Meadow and forest forever: Hilltop preserved
An anonymous donation of $50,000 has left the Bainbridge Island Land Trust with enough money to complete its purchase of the 36-acre Hilltop property, officials with the nonprofit announced this week.
Members of the land trust and its partner in the project, the Bainbridge Island Metropolitan Park & Recreation District, were jubilant.
“It’s just a deep satisfaction to know that we’ve completed this and that this land can not only be enjoyed today, but by islanders in hundreds of years,” said Carol Sperling, a board member for the land trust.
David Harrison, vice president of the land trust board, said the property was a key acquisition that will now permanently protect a swath of the island that stretches from Battle Point Park to Murden Cove.
“It connects the East and West Grand Forest and creates an island spot that’s been treasured for a long time, that now the public can use,” he said.
“I think it’s fair to say that both the land trust and the parks district are ecstatic,” Harrison said.
With the 36 acres added — which includes a 5-acre upland meadow that is one of the highest spots on the island and boasts impressive views of the Olympics — approximately 540 contiguous acres across the central core of Bainbridge Island will be preserved forever.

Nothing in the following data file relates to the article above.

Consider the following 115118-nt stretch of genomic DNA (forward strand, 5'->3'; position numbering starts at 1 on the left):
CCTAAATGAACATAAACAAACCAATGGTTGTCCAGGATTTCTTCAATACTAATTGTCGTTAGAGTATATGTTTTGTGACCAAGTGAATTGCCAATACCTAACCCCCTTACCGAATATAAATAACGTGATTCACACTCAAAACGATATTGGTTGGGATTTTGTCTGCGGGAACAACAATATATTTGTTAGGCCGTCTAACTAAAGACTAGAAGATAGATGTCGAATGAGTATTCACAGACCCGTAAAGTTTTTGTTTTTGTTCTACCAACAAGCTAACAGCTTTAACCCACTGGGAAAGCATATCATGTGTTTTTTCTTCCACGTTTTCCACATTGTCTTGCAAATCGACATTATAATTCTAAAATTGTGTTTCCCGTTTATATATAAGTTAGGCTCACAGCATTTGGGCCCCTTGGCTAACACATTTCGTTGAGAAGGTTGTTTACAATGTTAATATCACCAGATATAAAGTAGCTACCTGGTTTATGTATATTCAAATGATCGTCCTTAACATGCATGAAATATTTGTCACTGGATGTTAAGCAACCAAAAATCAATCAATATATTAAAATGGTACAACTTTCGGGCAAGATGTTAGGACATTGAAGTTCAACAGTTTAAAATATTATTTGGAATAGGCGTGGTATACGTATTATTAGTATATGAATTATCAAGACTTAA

A park district trail that connects both pieces of the Grand Forest opened last year as fundraising efforts continued to secure the money needed to finalize the Hilltop purchase.
“This is really the culmination of a lot of effort by a lot of different people over time,” said Parks Commissioner Lee Cross.
She recalled the words of a former director of the land trust: “’You have to drink a thousand cups of tea with property owners in order to make things happen.’
“This is such a huge benefit to the island, Cross added. “It’s just fantastic, especially when you consider how much has been lost, bit by bit, of forested land on the island.”
More than 700 individuals, families, foundations, organizations and agencies participated in the capital campaign for Hilltop, which also received financial support from the Bainbridge parks district, the Washington Wildlife and Recreation Program and the C. Keith Birkenfeld Memorial Fund at The Seattle Foundation.